How Do You Live Well with Rheumatoid Arthritis when it has a Mortality Risk?
Earlier this week, we heard the news that Glenn Frey of The Eagles had died from complications of rheumatoid arthritis (RA), and other conditions. It was an uncomfortable reminder that this disease with which we live has a mortality risk. How do you live with that? Is it possible to create a good life with RA knowing that statistically, there are a number of things that might cut your life expectancy short?
The Facts. Ish.
Imagine I’m holding your hand. This part of the post is a bit scary.
Have you heard of the mortality gap? This term describes the shortened life expectancy of people with RA.
RA is a systemic disease. Inflammation affects not just the joints, but also other systems in the body, including organs, tendons, and the vascular system. The mortality gap has a lot to do with the effects of inflammation on those systems. We have a higher risk of heart disease and stroke, due to the impact of inflammation on the heart. We have a high risk of pneumonia, and other lung complications. There is the impact of RA in the neck. And then there are those wonderful rare side effects of the meds we take to control the inflammation.
The advent of the Biologics and their ability to cause remission, or much lowered disease activity, has had a significantly positive impact on the mortality gap. Many studies show that the mortality gap is closing. A recent study showed that in people diagnosed since 2000 (when Biologics came on the market), the risk of death from cardiovascular disease is now comparable to that of the general population. The reason for this is theorized to be Biologics.
Because controlling the inflammation controls the damage caused to joints and organs. Imagine that.
And then there is the other new study showing that women with RA have a 40% greater risk of death from cardiovascular and respiratory causes (hat tip to RA Warrior for the info).
And we’re back to freaking out.
Managing the risk
How can such different results coexist?
The study showing that women had such a dramatically increased risk of death used data from the Nurses’ Health Study, which has followed 100,000 nurses since 1976. For most of the 40 years since the study started, there were no treatments for RA. I believe that the results indicating 40% greater risk of death reflects the impact of uncontrolled RA inflammation. Compare that to the study of people who have been diagnosed since the year 2000, whose risk of death from cardiovascular causes is the same as the general population.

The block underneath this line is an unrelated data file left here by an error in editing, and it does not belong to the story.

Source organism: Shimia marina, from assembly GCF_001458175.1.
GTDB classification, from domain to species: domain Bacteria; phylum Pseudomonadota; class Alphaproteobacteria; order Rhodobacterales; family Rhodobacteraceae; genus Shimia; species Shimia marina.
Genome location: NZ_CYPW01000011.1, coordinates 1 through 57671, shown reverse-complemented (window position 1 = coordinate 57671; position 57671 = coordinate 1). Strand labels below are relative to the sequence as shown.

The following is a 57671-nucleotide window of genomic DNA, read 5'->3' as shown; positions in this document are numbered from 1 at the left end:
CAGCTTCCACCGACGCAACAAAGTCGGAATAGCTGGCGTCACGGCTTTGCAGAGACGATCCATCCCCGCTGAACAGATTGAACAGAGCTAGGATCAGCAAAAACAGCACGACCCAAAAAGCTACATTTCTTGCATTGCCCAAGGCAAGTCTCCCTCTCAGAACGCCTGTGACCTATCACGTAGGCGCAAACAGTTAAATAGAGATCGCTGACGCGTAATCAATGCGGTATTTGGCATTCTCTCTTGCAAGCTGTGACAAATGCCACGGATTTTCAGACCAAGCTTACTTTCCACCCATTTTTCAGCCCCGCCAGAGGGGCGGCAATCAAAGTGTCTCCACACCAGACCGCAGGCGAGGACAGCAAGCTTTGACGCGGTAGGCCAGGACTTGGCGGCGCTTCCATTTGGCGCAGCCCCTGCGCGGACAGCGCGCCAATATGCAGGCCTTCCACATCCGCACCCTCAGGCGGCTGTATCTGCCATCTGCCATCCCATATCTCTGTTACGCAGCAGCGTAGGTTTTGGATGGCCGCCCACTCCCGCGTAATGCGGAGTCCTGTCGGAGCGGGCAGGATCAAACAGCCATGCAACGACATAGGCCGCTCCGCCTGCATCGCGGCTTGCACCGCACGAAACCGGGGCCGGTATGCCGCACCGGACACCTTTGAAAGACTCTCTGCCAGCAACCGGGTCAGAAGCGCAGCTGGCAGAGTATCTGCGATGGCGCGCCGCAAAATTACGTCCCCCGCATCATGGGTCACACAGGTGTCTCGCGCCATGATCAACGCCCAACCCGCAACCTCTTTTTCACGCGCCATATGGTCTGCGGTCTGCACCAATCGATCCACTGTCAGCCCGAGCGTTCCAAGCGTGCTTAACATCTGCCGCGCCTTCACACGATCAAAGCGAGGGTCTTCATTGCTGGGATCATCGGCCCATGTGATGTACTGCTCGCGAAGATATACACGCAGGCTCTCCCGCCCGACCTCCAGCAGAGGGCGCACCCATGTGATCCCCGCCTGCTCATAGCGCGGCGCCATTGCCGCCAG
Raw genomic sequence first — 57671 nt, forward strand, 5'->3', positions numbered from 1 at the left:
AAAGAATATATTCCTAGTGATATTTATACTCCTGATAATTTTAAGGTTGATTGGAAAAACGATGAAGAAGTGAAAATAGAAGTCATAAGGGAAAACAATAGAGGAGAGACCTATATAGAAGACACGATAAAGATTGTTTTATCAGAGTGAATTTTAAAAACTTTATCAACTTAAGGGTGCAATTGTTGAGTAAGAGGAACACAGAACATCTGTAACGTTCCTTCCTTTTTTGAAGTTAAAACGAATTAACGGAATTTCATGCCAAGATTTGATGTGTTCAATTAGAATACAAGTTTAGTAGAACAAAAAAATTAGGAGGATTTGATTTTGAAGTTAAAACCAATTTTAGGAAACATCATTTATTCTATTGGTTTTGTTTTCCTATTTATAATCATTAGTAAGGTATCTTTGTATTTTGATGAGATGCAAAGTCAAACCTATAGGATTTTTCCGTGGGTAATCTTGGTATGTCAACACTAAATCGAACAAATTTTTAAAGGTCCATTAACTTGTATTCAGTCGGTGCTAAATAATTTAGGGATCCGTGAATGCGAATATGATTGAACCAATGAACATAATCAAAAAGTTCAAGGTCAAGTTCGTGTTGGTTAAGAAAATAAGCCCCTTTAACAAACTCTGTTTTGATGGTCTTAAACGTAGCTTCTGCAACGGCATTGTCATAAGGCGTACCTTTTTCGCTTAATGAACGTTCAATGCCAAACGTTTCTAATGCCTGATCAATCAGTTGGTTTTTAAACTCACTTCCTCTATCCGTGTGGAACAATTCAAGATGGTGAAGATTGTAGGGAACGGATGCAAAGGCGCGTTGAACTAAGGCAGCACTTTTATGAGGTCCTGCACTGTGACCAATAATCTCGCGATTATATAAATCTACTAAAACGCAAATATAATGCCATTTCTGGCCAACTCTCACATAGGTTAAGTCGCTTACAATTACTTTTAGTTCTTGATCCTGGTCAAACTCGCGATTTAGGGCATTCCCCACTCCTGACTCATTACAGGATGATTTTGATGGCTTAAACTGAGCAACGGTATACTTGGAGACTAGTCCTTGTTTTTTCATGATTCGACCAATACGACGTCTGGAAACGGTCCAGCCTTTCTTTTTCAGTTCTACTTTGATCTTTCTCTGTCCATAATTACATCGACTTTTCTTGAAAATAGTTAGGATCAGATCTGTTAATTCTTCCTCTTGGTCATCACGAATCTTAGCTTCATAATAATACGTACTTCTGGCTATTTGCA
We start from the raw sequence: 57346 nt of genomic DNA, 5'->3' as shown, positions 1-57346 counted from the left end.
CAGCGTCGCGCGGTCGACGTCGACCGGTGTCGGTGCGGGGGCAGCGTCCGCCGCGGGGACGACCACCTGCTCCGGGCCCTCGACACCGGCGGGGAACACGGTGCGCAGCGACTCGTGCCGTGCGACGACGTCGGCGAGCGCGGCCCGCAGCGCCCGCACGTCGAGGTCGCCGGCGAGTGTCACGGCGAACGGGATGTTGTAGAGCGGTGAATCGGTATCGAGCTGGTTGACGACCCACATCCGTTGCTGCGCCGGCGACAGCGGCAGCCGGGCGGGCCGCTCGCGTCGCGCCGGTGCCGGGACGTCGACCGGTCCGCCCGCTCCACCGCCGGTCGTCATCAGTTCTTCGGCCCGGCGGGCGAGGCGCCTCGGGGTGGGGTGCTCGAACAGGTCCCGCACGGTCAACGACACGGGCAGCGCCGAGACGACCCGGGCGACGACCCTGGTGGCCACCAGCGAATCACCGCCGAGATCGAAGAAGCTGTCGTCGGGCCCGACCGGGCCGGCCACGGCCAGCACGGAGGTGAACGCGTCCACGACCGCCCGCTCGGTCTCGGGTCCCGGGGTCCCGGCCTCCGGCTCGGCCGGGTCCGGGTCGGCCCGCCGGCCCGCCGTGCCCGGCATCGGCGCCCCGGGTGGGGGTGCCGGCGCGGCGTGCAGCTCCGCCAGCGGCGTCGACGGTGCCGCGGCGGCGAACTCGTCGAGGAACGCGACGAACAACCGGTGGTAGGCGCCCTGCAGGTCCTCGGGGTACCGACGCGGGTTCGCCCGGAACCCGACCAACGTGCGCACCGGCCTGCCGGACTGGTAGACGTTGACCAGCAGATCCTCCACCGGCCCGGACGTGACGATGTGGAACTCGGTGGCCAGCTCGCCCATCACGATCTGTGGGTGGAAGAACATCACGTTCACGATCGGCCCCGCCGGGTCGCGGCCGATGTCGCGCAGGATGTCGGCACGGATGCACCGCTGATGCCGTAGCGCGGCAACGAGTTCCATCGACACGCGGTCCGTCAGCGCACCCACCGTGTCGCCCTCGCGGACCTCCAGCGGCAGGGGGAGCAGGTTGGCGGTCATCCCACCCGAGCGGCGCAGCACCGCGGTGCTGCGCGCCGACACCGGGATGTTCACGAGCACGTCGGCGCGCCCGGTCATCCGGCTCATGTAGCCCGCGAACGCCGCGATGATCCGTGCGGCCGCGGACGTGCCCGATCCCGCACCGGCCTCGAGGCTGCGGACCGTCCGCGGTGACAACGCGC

The difference between the two study populations is, I'm sure, access to effective treatment, greater awareness of the systemic impact of RA inflammation, and a switch in treatment approach that utilizes an aggressive approach to controlling the disease.
Still freaked out? I don’t blame you. Very few of us are the ideal RA patient, diagnosed after 2000, responding beautifully to treatment, with few effects of the disease.
So what do you do?
One, you get on top of your disease, and your health in general. You make sure that you are informed about your disease. You stay on top of your doctors so you don’t miss all the regular preventative care in the midst of the overwhelming RA diagnosis. You get in to see a cardiologist and other specialists, make sure you have an annual physical, and have detailed discussions with your family doctor about the systemic impact of RA, and what to do to manage the risk. And then you have serious discussions with your rheumatologist about staying on top of monitoring risk factors and disease activity, and get treatment that suppresses RA inflammation.
And then you live
And then you move on with your life.
You can’t live paralyzed by awareness of the risk factors and the many ways RA can contribute to your death. You don’t spend your life paralyzed by the fear of being hit by a car, despite the fact that you have a one in 11,000 chances of that (much higher than your chance of winning the lottery!).
Well, you can live like that, but it’s not much fun.
When I was a child, my parents told me I had two choices in life: I could cry or I could laugh. We all have that choice. You can spend your life focused on the terrible parts of this disease — and there are many — or you can shift your focus to that which gives your life meaning and joy.
This is not denial, because you will have those ongoing discussions with your doctors, and you will read the information that scares you. And after you read that information, you will spend several days being very aware of this fact about RA that is so very serious. Maybe even have a cry about it.
And then you will find a way to live with it. Of being enough aware of the symptoms you need to look out for that you’ll notice if you experience them, but not enough that this awareness takes over your life and all you see is risks.
You find a way to laugh. To live your life with joy, to notice all that is wonderful and bright and sunny. To laugh in the face of the disease, to make the most of this life you have been given. And when you die, as we all do regardless of the reason, you will be able to look back on your life and pronounce it a good one.
How do you cope with being aware of the mortality risk?